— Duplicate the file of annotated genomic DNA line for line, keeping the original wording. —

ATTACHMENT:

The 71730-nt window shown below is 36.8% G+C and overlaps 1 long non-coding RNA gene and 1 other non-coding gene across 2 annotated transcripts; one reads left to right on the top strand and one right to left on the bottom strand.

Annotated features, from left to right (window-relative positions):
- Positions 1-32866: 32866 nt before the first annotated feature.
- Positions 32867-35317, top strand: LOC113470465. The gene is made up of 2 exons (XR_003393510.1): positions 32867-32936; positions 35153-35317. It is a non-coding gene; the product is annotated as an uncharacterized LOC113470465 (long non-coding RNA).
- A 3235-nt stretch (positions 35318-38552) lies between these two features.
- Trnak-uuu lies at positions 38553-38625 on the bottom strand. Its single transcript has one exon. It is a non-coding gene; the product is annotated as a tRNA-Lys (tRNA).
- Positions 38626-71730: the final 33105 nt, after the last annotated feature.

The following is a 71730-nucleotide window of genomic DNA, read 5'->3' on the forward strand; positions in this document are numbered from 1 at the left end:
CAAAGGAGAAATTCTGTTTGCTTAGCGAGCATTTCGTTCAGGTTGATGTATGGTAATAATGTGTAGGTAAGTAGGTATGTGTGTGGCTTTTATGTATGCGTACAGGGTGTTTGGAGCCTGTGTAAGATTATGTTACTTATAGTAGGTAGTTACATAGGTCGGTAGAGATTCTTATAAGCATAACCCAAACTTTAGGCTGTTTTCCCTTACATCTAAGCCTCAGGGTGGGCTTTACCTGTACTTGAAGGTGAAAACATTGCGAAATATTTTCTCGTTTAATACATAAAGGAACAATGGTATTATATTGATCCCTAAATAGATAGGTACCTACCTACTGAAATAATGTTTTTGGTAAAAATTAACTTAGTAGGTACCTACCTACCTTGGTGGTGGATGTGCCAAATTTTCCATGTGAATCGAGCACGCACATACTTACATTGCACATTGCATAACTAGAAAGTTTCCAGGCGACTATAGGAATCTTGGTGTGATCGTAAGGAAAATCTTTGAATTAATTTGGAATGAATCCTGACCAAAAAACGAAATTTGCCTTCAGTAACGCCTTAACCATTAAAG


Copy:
The 71730-nt window shown below is 36.8% G+C and overlaps 1 long non-coding RNA gene and 1 other non-coding gene across 2 annotated transcripts; one reads left to right on the top strand and one right to left on the bottom strand.

Annotated features, from left to right (window-relative positions):
- Positions 1-32866: 32866 nt before the first annotated feature.
- Positions 32867-35317, top strand: LOC113470465. The gene is made up of 2 exons (XR_003393510.1): positions 32867-32936; positions 35153-35317. It is a non-coding gene; the product is annotated as an uncharacterized LOC113470465 (long non-coding RNA).
- A 3235-nt stretch (positions 35318-38552) lies between these two features.
- Trnak-uuu lies at positions 38553-38625 on the bottom strand. Its single transcript has one exon. It is a non-coding gene; the product is annotated as a tRNA-Lys (tRNA).
- Positions 38626-71730: the final 33105 nt, after the last annotated feature.

The following is a 71730-nucleotide window of genomic DNA, read 5'->3' on the forward strand; positions in this document are numbered from 1 at the left end:
CAAAGGAGAAATTCTGTTTGCTTAGCGAGCATTTCGTTCAGGTTGATGTATGGTAATAATGTGTAGGTAAGTAGGTATGTGTGTGGCTTTTATGTATGCGTACAGGGTGTTTGGAGCCTGTGTAAGATTATGTTACTTATAGTAGGTAGTTACATAGGTCGGTAGAGATTCTTATAAGCATAACCCAAACTTTAGGCTGTTTTCCCTTACATCTAAGCCTCAGGGTGGGCTTTACCTGTACTTGAAGGTGAAAACATTGCGAAATATTTTCTCGTTTAATACATAAAGGAACAATGGTATTATATTGATCCCTAAATAGATAGGTACCTACCTACTGAAATAATGTTTTTGGTAAAAATTAACTTAGTAGGTACCTACCTACCTTGGTGGTGGATGTGCCAAATTTTCCATGTGAATCGAGCACGCACATACTTACATTGCACATTGCATAACTAGAAAGTTTCCAGGCGACTATAGGAATCTTGGTGTGATCGTAAGGAAAATCTTTGAATTAATTTGGAATGAATCCTGACCAAAAAACGAAATTTGCCTTCAGTAACGCCTTAACCATTAAAG